Similarly, we get caught up in anecdotes of people who got rich because the parents or grandparents have bought shares of Hindustan Unilever, HDFC, etc because that small investment has now grown into a nice little nest egg.
Then start to regret the fact that your parents did not start investing in the share market a few decades ago instead of sticking to FDs as that would have provided you with retirement money. In reality, it would have helped you far less than you thought!
This was brought home to me recently when I client shared his mother’s portfolio that had remained nearly untouched for 20 years and what did I find there: no HUL, no HDFC Bank, not even an ITC…instead there were DSQ Software, Silverline Technologies, NEPC Micon, etc.
You may say these are purchases during a particular boom but the issue is not as narrow as that. Even the Sensex companies of decades ago were weighted towards textiles, shipping, paper & pulp, old car companies etc.
Scindia Steamships, Hindustan Motors, Ballarpur Paper, Zenith, etc were the blue chips of the day that your parents would have likely bought – that have largely faded into oblivion.
How not to Backtest
Even if you are studying an index or backtesting any strategy, survivorship bias is the use of a current index membership set rather than using the actual constituent changes over time.
Consider a test to find the average performance going back 3 decades for the Sensex or the S&P 500 members. Or a test on a particular ratio like the dividend yield.
To use the current composition of the index and creating a line of these companies historically either for returns or any financial ratio would be adding survivorship bias to the results.
All major market indices like the Sensex, Nifty, S&P 500, FTSE etc aim to maintain an index of healthy companies, removing companies that no longer meet their criteria.
Companies that had healthy growth on their way to inclusion in the index would be counted as if they were in the index during that growth period, which they were not.
Similarly, companies that fell out of favour because of any reason and went out of the index would not be included in the analysis.
The only way to actually calculate what happened to the index or its constituents would be to go back in time and apply entry and exit dates of the stocks that were in the index at that point in time and then calculate the appropriate return for the period that the security was actually included in the index. That is the only bias free way to do this analysis.
Be very wary even when someone is talking up a sector or a category of stocks. For example, a fund manager extolling the virtues of branded businesses with low capital requirements, high cash flows, moats around the business will often talk of Nestle but not of a Gillette India or ITC which meet the criteria but haven’t performed for years.
The discussion is only of the ‘survivors’ ie those which have performed of late.
Similarly, someone analysing banks/ NBFCs will leave out the ones which have gone out of business or which have had to be bailed out. This seriously overstates the returns from the sector.
How should this change your investing pattern?
Of all the biases this is a relatively simpler one to fix.
Like meditation, it only requires you to be conscious: to pause and think. Look at any analysis through this lens of whether you are analysing the results for everyone who used a strategy or only those of the survivors.
This will hold whether you are analysing types of companies, sectors, indices Investing Styles or fund schemes.
Until now we have dealt with survivorship bias as if it is something exclusive to investing but of course it is not. It is found in every field of humans in the world. Here are a few other examples that will make you think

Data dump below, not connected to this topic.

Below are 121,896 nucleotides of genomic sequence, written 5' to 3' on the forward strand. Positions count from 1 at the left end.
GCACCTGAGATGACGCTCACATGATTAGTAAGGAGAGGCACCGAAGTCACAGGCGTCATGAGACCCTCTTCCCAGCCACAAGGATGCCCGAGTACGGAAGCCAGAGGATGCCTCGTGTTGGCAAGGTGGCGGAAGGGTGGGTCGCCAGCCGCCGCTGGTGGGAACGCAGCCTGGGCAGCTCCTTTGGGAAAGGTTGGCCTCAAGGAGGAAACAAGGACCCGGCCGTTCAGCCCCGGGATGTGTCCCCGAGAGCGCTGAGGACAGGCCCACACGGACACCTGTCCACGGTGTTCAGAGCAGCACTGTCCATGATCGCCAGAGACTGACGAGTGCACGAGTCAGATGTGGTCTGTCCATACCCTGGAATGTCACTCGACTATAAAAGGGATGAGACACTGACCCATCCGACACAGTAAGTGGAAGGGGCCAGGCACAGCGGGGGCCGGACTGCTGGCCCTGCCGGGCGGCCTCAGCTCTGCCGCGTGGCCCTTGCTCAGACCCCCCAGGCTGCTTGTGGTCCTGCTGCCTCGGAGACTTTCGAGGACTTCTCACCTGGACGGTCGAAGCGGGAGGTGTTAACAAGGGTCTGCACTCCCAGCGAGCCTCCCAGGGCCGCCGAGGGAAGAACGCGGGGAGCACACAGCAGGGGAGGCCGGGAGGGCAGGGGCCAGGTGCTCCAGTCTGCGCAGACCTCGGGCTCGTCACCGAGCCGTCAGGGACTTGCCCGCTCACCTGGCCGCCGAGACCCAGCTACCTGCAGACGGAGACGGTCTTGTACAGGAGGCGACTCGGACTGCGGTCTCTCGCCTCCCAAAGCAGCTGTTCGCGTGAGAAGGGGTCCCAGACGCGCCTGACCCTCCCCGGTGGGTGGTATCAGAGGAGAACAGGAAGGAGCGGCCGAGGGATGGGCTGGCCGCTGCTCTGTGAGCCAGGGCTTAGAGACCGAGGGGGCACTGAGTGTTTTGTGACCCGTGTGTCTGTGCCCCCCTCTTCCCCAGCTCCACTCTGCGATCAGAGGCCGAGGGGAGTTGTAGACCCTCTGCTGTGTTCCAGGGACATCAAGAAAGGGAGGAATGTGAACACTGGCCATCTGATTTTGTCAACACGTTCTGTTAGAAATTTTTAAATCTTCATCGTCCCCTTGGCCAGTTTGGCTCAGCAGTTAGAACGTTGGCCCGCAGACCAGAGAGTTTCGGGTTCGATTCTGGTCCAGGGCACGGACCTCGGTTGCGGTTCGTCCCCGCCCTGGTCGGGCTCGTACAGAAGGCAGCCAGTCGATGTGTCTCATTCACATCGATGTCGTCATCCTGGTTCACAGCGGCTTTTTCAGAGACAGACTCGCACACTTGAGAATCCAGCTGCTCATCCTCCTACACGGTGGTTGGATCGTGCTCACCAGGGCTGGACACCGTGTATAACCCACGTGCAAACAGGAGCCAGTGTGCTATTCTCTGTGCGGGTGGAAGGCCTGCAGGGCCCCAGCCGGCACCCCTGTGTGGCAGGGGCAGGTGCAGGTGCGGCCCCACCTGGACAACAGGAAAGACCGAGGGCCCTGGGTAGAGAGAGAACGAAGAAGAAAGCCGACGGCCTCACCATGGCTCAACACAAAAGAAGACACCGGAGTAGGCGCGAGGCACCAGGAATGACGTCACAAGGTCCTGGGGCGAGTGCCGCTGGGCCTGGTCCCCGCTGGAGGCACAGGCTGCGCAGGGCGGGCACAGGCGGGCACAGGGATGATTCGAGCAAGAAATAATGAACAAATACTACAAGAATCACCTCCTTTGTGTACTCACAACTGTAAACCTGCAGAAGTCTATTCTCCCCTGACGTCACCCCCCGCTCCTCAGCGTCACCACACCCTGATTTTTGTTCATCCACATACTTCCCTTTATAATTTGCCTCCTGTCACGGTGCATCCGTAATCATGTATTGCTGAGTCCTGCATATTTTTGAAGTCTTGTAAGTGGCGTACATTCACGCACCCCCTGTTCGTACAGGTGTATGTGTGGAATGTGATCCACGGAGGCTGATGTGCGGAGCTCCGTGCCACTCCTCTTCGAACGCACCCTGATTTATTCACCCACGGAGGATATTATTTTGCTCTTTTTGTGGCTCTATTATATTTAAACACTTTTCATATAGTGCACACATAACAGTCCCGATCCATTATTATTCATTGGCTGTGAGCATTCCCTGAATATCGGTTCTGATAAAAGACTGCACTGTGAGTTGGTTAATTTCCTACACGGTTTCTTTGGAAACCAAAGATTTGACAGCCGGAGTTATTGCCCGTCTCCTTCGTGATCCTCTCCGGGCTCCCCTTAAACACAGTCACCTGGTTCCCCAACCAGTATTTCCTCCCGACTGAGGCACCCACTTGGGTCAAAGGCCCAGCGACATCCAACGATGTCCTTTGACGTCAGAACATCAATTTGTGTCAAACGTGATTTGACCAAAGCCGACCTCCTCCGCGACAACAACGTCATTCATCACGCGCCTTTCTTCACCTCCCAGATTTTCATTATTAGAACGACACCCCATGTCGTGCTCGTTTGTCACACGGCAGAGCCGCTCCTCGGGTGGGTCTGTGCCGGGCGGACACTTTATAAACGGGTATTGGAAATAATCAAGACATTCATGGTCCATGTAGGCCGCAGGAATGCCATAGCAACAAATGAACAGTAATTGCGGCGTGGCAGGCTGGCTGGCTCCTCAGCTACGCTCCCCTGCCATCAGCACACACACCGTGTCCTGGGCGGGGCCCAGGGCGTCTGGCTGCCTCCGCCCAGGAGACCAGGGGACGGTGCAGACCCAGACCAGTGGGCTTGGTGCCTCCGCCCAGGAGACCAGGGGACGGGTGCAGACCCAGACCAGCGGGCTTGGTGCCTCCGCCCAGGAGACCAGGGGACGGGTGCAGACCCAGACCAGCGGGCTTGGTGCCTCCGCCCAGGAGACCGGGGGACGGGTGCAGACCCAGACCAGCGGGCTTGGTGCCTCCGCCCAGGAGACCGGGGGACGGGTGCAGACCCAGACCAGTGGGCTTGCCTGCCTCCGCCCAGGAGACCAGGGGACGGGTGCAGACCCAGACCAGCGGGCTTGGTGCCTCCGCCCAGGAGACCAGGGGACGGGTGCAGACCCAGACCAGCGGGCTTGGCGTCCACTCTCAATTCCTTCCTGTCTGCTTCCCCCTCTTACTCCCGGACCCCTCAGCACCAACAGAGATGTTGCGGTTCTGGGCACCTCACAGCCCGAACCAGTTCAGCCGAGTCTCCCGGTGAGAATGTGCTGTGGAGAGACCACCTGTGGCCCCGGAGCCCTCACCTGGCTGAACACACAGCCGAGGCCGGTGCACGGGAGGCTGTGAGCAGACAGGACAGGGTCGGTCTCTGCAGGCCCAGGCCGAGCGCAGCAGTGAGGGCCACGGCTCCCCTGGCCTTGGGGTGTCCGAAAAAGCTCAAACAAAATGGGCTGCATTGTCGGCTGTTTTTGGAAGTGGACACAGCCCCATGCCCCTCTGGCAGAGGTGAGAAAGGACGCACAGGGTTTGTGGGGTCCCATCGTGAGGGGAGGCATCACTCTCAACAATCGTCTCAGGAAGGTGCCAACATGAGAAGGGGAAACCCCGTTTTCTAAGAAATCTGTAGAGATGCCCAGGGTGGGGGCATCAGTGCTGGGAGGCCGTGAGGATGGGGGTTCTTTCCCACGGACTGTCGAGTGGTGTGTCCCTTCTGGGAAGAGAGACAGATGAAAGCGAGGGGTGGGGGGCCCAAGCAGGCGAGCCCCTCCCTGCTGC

Was everything better built in the past?
When we look at a building that is a few hundred years old or a piece of furniture at our grandparents’ place or even a century-old machine, we often sigh and say, “Wasn’t everything more beautiful, stronger and built better in the past? “
But this is also a survivorship fallacy. As old buildings are constantly being torn down and new structures built, a cityscape follows the process of constant renewal and renovation.
Only the most beautiful, useful, and structurally sound buildings survive this process. The ugly, crumbling, badly built buildings are long gone and what remains leaves the visible impression, seemingly correct but factually flawed, that all buildings in the past were both more beautiful and better built.
Early usage of the Survivorship Bias
This is a really fascinating story where during World War II the US military was examining where to reinforce its bomber aircraft.
The aircrafts returning to the base were examined to see which parts had taken the maximum hit and plans were afoot to reinforce these parts.
That is when mathematician and statistician Abraham Wald pointed out that this analysis could be totally off because it did not take into account the aircraft that did not return to base.
The parts which showed no hits were probably the parts where if the aircraft took a hit it would not survive and be able to return to base. The bullet holes in the returning aircraft, then, represented areas where a bomber could take damage and still fly well enough to return safely to base.
Thus, Wald proposed that the Navy reinforce areas where the returning aircraft were unscathed, inferring that planes hit in those areas were lost. It was a brilliant piece of analysis that totally inverted the way of looking at a problem and brought Survivorship bias into focus.
A not-so-happy piece of trivia: Wald died in an air crash over Kerala in the 1950s while going from a talk at Indian Statistical Institute at Calcutta to one at the Indian Institutes of Science. But his legacy lives on.
(This is the third article in Devina Mehra’s Investing Biases series for Moneycontrol. She is the Chairperson & Managing director of the global quant Asset Management Group, First Global. She tweets at @devinamehra)